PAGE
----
When Virginia’s vote of secession took effect on May 24, 1861, the town of Alexandria was immediately occupied by Federal troops and became an important logistical base for the Union war effort throughout the war. As a preamble to the Sesquicentennial, James Barber’s lecture at The Lyceum, 201 S. Washington St., will provide an overview of Alexandria’s wartime history, and focus on the impact of the war on the local citizenry and the transformation of the town’s built environment. Lecture begins at 7:30 p.m. and admission is $10. Reservations are requested and can be made by calling 703.746.4994. For more information, visit www.historicalexandria.org.
Saturday, April 16 - 2011 Center for Alexandria’s Children (CAC) Family Fun Day
The third annual CAC Family Fun Day for Alexandria families will take place from 11 a.m. to 3 p.m. at the William Ramsay Recreation Center, 5700 Sanger Ave. The event will feature live entertainment, Digital Identification Kits for children, and a variety of interactive exhibits and activities designed to engage children. Parents will also receive useful information and resources to keep children safe and families strong. Admission is free. For more information, call Kim Turpin Davis at 703.549.3741.
Thursday, May 5 through Saturday, May 7 – Spring for Alexandria
Good ideas grow stronger with time and the 4th annual Spring for Alexandria celebration of giving and service will be in full bloom from May 5 - 7 throughout the City. Alexandrians are needed to clean our parks and schools, to attend fun events and to clean out their closets to donate to local charities. There is something for every Alexandrian, every skill set and every schedule. Help us keep growing for the common good! For more information, visit www.springforalexandria.org or call Volunteer Alexandria at 703.836.2176.
Spring Break Camps
Looking for something to do over spring break? Look no further than the City of Alexandria! Children ages 3 to 18 can choose from sport to nature camps, youth sport leagues, field trips, out of school time programs and much more. Register early, space is limited! For more information and to register, visit www.alexandriava.gov/Recreation, call 703.746.5414 or e-mail email@example.com.
Charles E. Beatley, Jr. Central Library Call for Entries 2011 – 2014
The Office of the Arts and Alexandria Commission for the Arts in partnership with the Alexandria Libraries seek artist proposals to exhibit their three-dimensional works in the Charles E. Beatley, Jr. Central Library, 5005 Duke St. Proposals will be accepted from individual artists, consortia of artists, and organizations who work and/or live within the City of Alexandria until Friday, April 1, 2011 at 5 p.m. For more information, visit www.alexandriacommissionforthearts.org.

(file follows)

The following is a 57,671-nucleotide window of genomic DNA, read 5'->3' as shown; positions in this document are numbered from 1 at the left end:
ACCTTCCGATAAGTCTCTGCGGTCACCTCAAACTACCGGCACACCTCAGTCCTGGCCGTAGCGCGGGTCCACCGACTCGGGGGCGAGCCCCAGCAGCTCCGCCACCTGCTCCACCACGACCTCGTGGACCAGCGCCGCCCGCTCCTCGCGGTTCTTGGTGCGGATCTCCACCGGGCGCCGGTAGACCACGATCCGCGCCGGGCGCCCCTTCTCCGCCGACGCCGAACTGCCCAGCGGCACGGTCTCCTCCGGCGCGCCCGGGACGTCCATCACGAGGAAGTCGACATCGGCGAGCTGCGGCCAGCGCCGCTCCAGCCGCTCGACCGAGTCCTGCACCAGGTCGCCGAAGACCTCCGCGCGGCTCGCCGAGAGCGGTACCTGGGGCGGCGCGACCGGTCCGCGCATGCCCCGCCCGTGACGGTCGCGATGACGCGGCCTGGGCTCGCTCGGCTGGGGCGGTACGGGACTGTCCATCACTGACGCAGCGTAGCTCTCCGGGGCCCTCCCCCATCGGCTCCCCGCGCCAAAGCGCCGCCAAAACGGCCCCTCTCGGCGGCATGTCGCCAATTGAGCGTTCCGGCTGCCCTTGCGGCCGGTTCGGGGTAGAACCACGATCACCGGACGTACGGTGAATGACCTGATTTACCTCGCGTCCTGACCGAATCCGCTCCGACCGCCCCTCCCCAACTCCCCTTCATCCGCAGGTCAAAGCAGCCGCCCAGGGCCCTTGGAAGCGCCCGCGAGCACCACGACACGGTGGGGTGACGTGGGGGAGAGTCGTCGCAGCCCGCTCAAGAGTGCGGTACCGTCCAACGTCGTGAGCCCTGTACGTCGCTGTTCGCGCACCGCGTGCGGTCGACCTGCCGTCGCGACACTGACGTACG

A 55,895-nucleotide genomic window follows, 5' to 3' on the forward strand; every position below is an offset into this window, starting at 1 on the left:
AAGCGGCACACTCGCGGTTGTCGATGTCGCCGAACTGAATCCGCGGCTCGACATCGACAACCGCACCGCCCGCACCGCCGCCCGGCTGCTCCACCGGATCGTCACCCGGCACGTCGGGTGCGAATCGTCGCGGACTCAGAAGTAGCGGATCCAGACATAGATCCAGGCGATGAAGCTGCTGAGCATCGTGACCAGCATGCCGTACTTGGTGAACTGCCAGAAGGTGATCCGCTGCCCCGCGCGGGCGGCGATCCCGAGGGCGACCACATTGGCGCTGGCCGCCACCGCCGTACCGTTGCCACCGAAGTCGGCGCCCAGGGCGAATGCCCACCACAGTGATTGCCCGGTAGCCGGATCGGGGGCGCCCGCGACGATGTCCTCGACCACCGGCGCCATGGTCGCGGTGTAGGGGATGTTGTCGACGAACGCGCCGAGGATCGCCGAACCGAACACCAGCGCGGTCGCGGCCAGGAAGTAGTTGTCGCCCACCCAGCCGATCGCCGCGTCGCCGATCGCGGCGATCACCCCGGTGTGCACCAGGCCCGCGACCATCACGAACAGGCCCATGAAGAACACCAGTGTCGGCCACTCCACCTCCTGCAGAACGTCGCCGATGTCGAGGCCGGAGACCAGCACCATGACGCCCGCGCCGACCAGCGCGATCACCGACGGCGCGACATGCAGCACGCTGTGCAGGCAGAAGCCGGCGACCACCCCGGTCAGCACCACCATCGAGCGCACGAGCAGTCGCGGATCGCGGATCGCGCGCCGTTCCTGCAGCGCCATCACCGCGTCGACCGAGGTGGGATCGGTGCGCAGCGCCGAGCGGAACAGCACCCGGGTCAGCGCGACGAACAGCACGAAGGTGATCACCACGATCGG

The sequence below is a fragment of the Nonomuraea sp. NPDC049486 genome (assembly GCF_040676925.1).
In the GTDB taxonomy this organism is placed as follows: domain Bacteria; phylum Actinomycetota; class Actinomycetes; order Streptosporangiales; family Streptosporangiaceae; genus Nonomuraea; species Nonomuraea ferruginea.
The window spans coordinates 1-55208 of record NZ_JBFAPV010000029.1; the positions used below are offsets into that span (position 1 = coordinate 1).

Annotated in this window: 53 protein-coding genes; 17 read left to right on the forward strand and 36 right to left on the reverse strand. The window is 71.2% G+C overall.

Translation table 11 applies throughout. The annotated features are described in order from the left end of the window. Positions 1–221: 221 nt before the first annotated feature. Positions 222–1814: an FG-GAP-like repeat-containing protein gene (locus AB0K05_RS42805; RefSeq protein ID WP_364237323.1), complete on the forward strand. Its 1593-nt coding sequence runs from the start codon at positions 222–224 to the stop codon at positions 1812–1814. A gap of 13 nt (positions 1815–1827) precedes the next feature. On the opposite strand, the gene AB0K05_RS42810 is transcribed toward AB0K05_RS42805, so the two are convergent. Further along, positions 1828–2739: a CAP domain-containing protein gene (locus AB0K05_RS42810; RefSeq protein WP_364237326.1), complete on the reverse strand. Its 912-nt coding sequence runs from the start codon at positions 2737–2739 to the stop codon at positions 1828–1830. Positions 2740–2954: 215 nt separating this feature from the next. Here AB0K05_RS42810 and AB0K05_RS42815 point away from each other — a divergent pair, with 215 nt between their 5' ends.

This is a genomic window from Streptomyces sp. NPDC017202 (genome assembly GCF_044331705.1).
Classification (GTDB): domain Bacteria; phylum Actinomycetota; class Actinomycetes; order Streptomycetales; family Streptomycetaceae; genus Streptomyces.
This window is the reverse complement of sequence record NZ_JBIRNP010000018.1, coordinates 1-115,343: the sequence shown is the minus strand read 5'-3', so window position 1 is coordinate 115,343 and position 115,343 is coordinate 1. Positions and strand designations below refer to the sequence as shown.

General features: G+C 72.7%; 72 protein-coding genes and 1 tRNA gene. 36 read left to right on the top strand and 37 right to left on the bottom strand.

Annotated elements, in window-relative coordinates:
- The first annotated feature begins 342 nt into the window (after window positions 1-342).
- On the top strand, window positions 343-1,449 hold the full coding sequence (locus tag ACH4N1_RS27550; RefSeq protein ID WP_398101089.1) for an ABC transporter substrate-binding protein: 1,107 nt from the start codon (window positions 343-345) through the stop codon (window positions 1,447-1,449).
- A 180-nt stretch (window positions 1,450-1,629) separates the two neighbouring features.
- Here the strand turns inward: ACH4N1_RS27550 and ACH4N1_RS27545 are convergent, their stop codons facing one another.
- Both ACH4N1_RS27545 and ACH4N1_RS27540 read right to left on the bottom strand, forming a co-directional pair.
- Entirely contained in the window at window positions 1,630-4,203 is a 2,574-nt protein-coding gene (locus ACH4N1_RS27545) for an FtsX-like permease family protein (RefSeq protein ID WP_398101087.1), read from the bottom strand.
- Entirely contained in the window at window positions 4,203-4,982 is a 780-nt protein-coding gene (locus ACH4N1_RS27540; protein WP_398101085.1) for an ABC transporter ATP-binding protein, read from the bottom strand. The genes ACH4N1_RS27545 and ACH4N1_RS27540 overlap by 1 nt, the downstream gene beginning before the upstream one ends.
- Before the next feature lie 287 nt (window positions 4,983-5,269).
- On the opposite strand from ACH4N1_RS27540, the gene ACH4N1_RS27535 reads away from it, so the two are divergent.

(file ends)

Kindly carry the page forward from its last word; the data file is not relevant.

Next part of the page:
Ice Melt Contest
To raise awareness of its historic well and needed funds to restore it, Gadsby’s Tavern Museum, 134 N. Royal St., is holding an Ice Melt Contest. The subterranean ice well at Cameron and N. Royal streets was stocked with several tons of ice on February 18 and participants are invited to guess how long it will take to completely melt. Buy a chance for $10 and guess correctly and you could win some “ice: of your own, like a diamond bracelet or Waterford crystal. Monitor the melting through an underground webcam and the “History on the Rocks” blog at www.alexandriava.gov/IceWell. For more information or to purchase a guess, visit www.gadsbystavern.org or call 703.746.4242.
City of Alexandria Farmers’ Markets
The City of Alexandria is host to the Old Town Farmers’ Market and Del Ray Farmers’ Market every Saturday. The markets feature colorful displays of fresh, locally grown, in-season vegetables and fruit, gourmet coffee, fresh squeezed orange juice, meat, bakery items and artisans. For more information, visit www.alexandriava.gov/farmersmarket.
Open through May 1 – “Patriotic and Public Spirited” Commemorative Wares in George Washington’s Hometown
Alexandria prides itself on being the hometown of George Washington and Robert E. Lee, and historic events such as George Washington’s Birthnight Ball and Lafayette’s 1824 visit to Alexandria were cause for great celebration. This exhibition of commemorative ceramic wares, recovered from archaeological excavations or preserved in collections, shows the community’s interest in events and historic places of local and national significance. The Lyceum, Alexandria’s History Museum (201 South Washington Street) is open Monday through Saturday, 10 a.m. to 5 p.m., and Sunday, 1 p.m. to 5 p.m. For more information, visit www.alexandriahistory.org or call 703.746.4994.
Open through May 7 – Style and Identity: Black Alexandria in the 1970s, Portraits by Horace Day
At the Alexandria Black History Museum, 902 Wythe St., view this new exhibition of 32 paintings by Horace Day featuring Alexandria street scenes and portraits of African American Alexandrians. Described as an American scene or regional painter, Day created this body of work at a time when “Black” was becoming “Beautiful,” but when media still promoted stereotypical, demeaning images of African Americans. Day’s portraits reflect the dignity and beauty he saw in his subjects. Museum is open 10 a.m. to 4 p.m., Tuesday through Saturday. Suggested admission is $2. For more information, visit www.alexblackhistory.org or call 703.746.4356.